Did I mention that the cable for my bike computer/speedometer was broken when I pulled the bike out of the box in Crescent City? Since I also left my Garmin at home (one less thing to have to charge on the road), I was flying blind on speed and distance the whole trip, relying only on my maps and road signs. So the daily distances I’ve reported are my best guesses (which checks out to 40.1 miles and almost 4000 feet of climbing, not bad!). Continue reading
No one was in a real hurry to roll out quick this morning. It was overcast and a little misty, almost to the point of threatening to rain lightly overnight. Also, we all had short riding days today – I was just going 40 miles to Olema, while the others were planning on riding to Samuel P. Taylor State Park, the last campground before the San Francisco metropolitan area. In addition, this was a rest day for James and his group. Continue reading
First, a couple of other things I forgot to mention from last night. The bolts holding my water bottle cages had loosened during yesterday’s ride. I had hand-tightened them during the ride, and then used blue thread locker (which I carry!) to make sure they didn’t wiggle out anymore. Continue reading
One again I was the first one to leave camp today. Just outside of the campground, the route leaves US101 and heads down CA1. Continue reading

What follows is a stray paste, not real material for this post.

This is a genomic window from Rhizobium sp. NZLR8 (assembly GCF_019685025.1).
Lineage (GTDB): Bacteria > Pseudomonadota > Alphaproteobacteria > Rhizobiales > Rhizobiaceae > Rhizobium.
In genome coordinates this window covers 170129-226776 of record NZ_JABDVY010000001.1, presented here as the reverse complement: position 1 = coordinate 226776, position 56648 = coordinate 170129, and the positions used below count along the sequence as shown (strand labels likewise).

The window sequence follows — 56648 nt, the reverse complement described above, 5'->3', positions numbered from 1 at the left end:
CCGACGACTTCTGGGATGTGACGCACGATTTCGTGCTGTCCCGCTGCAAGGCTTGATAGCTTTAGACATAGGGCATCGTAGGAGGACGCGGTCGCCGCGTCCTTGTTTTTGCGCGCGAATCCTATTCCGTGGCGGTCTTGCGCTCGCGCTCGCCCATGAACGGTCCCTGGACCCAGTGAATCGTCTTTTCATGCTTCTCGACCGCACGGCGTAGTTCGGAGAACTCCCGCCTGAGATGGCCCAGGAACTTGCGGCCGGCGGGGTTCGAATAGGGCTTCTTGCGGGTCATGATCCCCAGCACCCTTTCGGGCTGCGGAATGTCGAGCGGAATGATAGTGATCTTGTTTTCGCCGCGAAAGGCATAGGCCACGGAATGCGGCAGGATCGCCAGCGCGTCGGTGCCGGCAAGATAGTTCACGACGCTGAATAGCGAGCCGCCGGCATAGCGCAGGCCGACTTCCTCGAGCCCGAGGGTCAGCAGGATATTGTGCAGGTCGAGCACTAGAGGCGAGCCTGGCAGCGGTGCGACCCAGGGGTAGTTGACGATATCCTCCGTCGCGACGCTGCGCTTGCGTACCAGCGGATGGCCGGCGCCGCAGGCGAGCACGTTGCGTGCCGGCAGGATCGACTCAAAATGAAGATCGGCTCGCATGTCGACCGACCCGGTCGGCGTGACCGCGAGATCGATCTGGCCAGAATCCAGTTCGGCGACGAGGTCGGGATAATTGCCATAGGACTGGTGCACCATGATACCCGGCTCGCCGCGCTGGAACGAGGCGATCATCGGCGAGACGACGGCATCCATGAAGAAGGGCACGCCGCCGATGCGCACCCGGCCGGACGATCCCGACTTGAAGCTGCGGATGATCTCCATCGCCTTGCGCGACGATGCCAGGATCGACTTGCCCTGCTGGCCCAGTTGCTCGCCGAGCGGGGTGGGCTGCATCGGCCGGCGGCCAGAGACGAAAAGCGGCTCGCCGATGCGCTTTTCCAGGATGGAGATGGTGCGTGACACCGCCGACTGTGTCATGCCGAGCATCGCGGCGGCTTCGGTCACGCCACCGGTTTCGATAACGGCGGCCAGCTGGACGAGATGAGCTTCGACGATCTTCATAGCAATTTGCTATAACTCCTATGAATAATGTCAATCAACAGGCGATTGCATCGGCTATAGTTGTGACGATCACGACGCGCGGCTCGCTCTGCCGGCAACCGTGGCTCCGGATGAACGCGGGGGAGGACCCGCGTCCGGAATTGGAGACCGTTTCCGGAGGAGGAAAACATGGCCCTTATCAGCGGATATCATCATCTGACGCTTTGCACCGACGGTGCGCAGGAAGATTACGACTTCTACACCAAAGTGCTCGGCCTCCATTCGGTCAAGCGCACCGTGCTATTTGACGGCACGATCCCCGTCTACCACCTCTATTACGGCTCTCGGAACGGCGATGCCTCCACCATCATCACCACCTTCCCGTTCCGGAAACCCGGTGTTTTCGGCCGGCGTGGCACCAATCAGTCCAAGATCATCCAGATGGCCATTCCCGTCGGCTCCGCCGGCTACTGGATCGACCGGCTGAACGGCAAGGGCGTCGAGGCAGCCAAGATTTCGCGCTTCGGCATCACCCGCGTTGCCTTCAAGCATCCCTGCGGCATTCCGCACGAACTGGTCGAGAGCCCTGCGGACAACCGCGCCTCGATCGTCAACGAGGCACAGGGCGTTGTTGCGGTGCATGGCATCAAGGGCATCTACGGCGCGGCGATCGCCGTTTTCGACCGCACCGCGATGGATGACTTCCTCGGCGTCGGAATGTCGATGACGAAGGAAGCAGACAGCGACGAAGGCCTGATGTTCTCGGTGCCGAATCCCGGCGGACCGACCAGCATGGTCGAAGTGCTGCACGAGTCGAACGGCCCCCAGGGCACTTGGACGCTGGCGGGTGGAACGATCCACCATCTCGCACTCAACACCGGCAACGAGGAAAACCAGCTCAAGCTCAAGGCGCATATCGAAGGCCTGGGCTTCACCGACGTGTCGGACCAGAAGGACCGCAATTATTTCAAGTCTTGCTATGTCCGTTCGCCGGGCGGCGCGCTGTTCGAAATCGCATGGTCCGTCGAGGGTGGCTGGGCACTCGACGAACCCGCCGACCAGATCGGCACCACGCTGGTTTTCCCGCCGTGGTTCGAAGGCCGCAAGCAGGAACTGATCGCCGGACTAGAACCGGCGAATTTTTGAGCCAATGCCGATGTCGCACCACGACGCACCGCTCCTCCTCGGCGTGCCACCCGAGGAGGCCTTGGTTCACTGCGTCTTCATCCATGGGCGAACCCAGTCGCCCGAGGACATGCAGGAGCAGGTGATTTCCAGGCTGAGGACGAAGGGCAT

I woke up with the sun, as I always do when camping, and I was rolling out well before any of the other cyclists had started packing.
I told Rex and Roger I’d wait for them at the restaurant in Myers Flat. But there was no restaurant there (ummm, maybe I should have checked inside the fancy looking inn…), so I scrounged up what I could from the market. Then the coffee shop started setting up, but after a “we’re not open yet” and “you’re in my way” I hopped back on the bike and continued south. Continue reading
The route out of Trinidad is aptly named Scenic Road. It’s really narrow in parts… Continue reading
The Curly Redwood Lodge was a nice place to stay for a town like this. Yes, it’s a little dated looking, but it was clean and otherwise OK for a town like this. The owners were really nice, and it was great of them to let me ship my bike there in advance, as it might have been too big to take on the small plane. Continue reading
I got to the airport at 9:30AM for the 11:15AM flight to San Francisco. I breezed through security, and as I walked toward my gate, I passed by the gate for the 10AM flight. I asked if they had any open seats for the flight. They mentioned they normally charge a $75 standby fee, but since I’m a Continental rewards member, they’d do it for free this time. (I think the real reason was that flight was empty while mine was full.) Hooray, United! Continue reading
With ten minutes to spare before my ride to the airport gets here, I’m all packed and ready to go! Continue reading
Getting to the start of my upcoming bike trip involves flying the last leg on a small plane, an Embraer 120 (EMB-120) turboprop. Normally I take my bike on the plane so that I can be sure it’s with me when I arrive at my destination.
A former commercial pilot suggested I call the airline to make sure my bike would fit, since it may not if the plane were configured for more passenger seating at the expense of cargo. Continue reading